It’s kind of a shame that I never watched this movie before. I’ve likely mentioned this before, but I watched Spirited Away, another Miyazaki movie, at a fairly young age and didn’t understand the plot at all. I saw Princess Mononoke when I was older, but I still wasn’t quite old enough to understand the plot and disliked both movies greatly. Unfortunately this bad history with Miyazaki movies has clouded my opinion of them and I have a tendency to avoid them even now.
This movie has changed my opinion of Miyazaki movies entirely. Maybe it’s just because I’m old enough to understand the movies now, but I have every intention of watching almost all the rest of Miyazaki’s movies now (except Spirited Away, nothing will get me to watch that movie again).
13-year old Kiki is a witch in training, and as per custom she has to leave home for a year as part of her training. Eventually she finds a beautiful seaside town called Koriko, and despite a somewhat less than perfect introduction to the locals, she and her cat Jiji settle nicely into the town. Eventually Kiki begins her titular delivery service, making friends with people around town. Unfortunately, after she is crushed by certain events, the worst thing possible happens to Kiki. She then must redefine herself in the face of losing everything that she believed defined her.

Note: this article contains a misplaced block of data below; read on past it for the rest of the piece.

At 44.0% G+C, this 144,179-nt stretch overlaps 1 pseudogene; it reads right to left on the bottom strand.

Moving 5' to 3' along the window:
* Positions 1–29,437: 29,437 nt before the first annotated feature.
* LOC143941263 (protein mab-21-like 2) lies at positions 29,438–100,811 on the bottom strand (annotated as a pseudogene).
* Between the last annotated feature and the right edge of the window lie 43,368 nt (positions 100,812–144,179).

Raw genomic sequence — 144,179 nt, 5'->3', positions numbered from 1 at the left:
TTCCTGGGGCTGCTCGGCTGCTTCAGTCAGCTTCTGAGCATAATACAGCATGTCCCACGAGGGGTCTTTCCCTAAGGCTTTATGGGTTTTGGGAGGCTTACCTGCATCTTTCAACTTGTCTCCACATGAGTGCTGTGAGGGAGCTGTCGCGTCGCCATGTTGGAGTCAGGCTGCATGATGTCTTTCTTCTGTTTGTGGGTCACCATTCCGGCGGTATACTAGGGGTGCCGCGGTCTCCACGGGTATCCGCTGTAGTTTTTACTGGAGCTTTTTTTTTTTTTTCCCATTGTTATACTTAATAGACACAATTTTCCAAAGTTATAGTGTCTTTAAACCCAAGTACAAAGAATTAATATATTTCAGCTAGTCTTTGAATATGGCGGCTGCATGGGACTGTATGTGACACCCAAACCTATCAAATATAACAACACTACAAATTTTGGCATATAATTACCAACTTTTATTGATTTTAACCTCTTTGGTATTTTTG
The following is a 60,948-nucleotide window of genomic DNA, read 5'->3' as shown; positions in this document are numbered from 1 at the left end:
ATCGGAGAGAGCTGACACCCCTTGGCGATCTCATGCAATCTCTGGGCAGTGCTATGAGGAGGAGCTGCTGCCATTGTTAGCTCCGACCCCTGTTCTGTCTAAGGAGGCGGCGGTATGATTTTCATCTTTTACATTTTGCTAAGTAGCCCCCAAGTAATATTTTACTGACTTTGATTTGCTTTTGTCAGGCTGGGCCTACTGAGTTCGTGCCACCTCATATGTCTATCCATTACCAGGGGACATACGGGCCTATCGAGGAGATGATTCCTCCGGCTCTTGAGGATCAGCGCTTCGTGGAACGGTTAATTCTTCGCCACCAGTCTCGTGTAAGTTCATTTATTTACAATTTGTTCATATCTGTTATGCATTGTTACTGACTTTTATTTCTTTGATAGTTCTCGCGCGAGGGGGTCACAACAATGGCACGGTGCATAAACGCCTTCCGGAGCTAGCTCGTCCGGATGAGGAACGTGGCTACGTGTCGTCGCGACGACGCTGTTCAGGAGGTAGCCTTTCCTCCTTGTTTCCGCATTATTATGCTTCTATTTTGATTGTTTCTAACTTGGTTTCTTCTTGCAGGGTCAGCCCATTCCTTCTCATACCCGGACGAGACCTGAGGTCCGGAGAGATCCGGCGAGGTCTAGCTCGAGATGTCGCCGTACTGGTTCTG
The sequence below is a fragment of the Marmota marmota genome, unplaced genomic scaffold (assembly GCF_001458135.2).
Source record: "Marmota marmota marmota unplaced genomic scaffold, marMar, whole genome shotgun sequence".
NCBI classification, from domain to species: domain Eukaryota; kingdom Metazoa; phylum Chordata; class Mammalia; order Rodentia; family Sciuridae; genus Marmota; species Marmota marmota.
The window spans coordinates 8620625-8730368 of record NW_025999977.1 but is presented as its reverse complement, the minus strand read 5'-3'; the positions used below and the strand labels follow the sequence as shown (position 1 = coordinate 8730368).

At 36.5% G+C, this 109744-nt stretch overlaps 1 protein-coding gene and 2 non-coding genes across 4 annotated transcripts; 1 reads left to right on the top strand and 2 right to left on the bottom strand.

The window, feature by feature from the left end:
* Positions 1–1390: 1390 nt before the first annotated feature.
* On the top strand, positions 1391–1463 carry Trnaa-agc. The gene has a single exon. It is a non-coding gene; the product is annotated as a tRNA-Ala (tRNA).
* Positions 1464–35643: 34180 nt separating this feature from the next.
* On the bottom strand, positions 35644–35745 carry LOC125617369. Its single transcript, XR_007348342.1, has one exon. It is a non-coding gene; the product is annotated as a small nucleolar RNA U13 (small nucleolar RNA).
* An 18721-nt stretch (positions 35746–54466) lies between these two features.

I greatly enjoyed the plotline in this movie. This isn’t a particularly action-packed movie, or at least it isn’t until the very end, so it has a very slowly paced storyline that unravels very naturally. It begins with a certain slice-of-life feeling, which is something of a breath of fresh air to me, since I like watching very action-y movies. I can understand why some people would be put off by this pacing, but I enjoyed it because it highlighted Kiki settling into daily life in Koriko very well. Kiki is sweet and likeable, though my favorite character was actually Jiji, who has a biting tongue and sarcastic wit. The plot itself was well written and thought out. I can’t say that I was never bored at any parts of this movie, but it managed to hold my attention till the end, where it just kind of grabbed it with an iron fist. The ending was very heartwarming and inspiring to watch, and I think that more than made up for any issues I had with the movie.
The art in this movie is also beautiful. While it may not be Ponyo (Kiki’s Delivery Service was released in 1989) it has the style and beautiful detail of Miyazaki works, and they really breathed life into this little town by the sea. Despite being simplistic, the detail is extraordinary and it never detracted from the experience. It isn’t the sort of movie I would watch again specifically for the art (a la Tekkon Kinkreet, for instance) but it was beautiful nonetheless.
This movie isn’t a particularly serious one. It’s message is one about growing up and daily life, and though the movie is targeted at a relatively young audience, I feel it would be enjoyable to most people. It is a very slice-of-life movie, so it’s really quite relaxing to watch in your spare time. I highly recommend it to everyone. This movie is unrated.